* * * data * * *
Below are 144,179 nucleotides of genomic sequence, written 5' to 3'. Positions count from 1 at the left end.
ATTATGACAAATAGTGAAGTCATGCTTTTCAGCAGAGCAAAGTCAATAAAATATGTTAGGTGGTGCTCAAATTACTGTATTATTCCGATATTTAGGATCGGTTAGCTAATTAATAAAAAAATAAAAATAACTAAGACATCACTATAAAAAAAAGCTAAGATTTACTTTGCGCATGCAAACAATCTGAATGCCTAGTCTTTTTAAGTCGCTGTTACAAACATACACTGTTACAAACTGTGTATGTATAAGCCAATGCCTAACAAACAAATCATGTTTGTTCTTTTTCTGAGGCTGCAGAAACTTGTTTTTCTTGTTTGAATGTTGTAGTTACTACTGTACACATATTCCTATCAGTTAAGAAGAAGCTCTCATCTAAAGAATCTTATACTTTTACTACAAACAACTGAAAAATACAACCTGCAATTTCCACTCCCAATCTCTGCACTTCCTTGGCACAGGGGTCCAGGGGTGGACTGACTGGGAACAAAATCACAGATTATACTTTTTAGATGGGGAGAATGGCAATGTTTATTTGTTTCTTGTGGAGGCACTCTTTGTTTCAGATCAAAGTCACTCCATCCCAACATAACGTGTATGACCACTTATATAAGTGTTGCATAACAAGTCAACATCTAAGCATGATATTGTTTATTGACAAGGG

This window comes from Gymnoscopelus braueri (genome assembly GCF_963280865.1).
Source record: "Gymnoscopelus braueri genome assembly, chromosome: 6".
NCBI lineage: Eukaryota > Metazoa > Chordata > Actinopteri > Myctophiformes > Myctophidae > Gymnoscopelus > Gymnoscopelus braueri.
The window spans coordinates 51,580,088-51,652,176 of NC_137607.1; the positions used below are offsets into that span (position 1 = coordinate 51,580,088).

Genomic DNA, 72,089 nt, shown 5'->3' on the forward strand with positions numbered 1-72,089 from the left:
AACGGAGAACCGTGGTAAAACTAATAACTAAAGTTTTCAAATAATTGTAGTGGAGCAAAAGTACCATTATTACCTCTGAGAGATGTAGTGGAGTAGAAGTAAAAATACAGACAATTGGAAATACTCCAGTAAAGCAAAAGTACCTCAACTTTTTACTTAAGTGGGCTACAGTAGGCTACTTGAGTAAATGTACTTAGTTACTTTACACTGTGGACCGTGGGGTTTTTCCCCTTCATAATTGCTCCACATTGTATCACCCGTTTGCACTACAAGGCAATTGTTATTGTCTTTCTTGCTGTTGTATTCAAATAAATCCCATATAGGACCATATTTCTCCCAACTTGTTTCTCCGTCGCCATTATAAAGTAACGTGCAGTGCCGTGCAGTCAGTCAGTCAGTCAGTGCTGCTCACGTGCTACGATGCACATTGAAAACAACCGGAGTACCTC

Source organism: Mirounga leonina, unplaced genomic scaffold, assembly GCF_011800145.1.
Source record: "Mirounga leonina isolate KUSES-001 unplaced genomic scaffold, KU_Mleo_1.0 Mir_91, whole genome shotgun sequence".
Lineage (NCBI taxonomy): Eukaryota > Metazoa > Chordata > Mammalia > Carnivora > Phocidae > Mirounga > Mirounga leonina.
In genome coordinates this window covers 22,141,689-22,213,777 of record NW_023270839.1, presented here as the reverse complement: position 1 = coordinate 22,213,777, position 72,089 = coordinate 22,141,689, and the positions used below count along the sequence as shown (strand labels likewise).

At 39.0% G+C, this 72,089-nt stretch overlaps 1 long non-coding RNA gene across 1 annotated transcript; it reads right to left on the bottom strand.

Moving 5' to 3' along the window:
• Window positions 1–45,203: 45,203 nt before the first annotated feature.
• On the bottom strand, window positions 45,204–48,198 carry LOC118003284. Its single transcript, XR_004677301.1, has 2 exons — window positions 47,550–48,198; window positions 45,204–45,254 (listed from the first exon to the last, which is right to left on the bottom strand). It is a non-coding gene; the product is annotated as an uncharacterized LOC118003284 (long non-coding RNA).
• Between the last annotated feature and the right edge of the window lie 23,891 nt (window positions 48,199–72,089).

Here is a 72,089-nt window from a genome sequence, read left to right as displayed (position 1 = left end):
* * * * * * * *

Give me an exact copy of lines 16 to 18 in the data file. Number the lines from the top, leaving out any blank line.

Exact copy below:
• On the bottom strand, window positions 45,204–48,198 carry LOC118003284. Its single transcript, XR_004677301.1, has 2 exons — window positions 47,550–48,198; window positions 45,204–45,254 (listed from the first exon to the last, which is right to left on the bottom strand). It is a non-coding gene; the product is annotated as an uncharacterized LOC118003284 (long non-coding RNA).
• Between the last annotated feature and the right edge of the window lie 23,891 nt (window positions 48,199–72,089).

Here is a 72,089-nt window from a genome sequence, read left to right as displayed (position 1 = left end):